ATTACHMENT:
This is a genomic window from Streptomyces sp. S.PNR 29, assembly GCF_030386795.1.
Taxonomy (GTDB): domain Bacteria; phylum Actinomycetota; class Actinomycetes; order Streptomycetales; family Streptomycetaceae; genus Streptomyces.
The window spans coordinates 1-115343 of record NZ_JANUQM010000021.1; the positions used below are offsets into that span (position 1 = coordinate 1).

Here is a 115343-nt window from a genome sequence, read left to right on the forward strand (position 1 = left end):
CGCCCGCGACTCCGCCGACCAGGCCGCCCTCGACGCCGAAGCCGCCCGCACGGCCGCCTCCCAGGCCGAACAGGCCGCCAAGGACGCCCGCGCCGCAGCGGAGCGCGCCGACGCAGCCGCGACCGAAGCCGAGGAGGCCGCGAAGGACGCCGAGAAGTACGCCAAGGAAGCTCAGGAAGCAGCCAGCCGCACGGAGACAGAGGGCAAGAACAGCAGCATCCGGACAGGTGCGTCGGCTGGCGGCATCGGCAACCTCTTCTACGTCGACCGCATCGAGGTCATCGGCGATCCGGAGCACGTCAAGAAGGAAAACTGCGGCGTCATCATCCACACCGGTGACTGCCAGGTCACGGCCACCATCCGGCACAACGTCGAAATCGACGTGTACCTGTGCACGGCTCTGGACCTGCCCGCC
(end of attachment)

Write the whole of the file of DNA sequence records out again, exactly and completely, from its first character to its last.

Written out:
This is a genomic window from Streptomyces sp. S.PNR 29, assembly GCF_030386795.1.
Taxonomy (GTDB): domain Bacteria; phylum Actinomycetota; class Actinomycetes; order Streptomycetales; family Streptomycetaceae; genus Streptomyces.
The window spans coordinates 1-115343 of record NZ_JANUQM010000021.1; the positions used below are offsets into that span (position 1 = coordinate 1).

Here is a 115343-nt window from a genome sequence, read left to right on the forward strand (position 1 = left end):
CGCCCGCGACTCCGCCGACCAGGCCGCCCTCGACGCCGAAGCCGCCCGCACGGCCGCCTCCCAGGCCGAACAGGCCGCCAAGGACGCCCGCGCCGCAGCGGAGCGCGCCGACGCAGCCGCGACCGAAGCCGAGGAGGCCGCGAAGGACGCCGAGAAGTACGCCAAGGAAGCTCAGGAAGCAGCCAGCCGCACGGAGACAGAGGGCAAGAACAGCAGCATCCGGACAGGTGCGTCGGCTGGCGGCATCGGCAACCTCTTCTACGTCGACCGCATCGAGGTCATCGGCGATCCGGAGCACGTCAAGAAGGAAAACTGCGGCGTCATCATCCACACCGGTGACTGCCAGGTCACGGCCACCATCCGGCACAACGTCGAAATCGACGTGTACCTGTGCACGGCTCTGGACCTGCCCGCC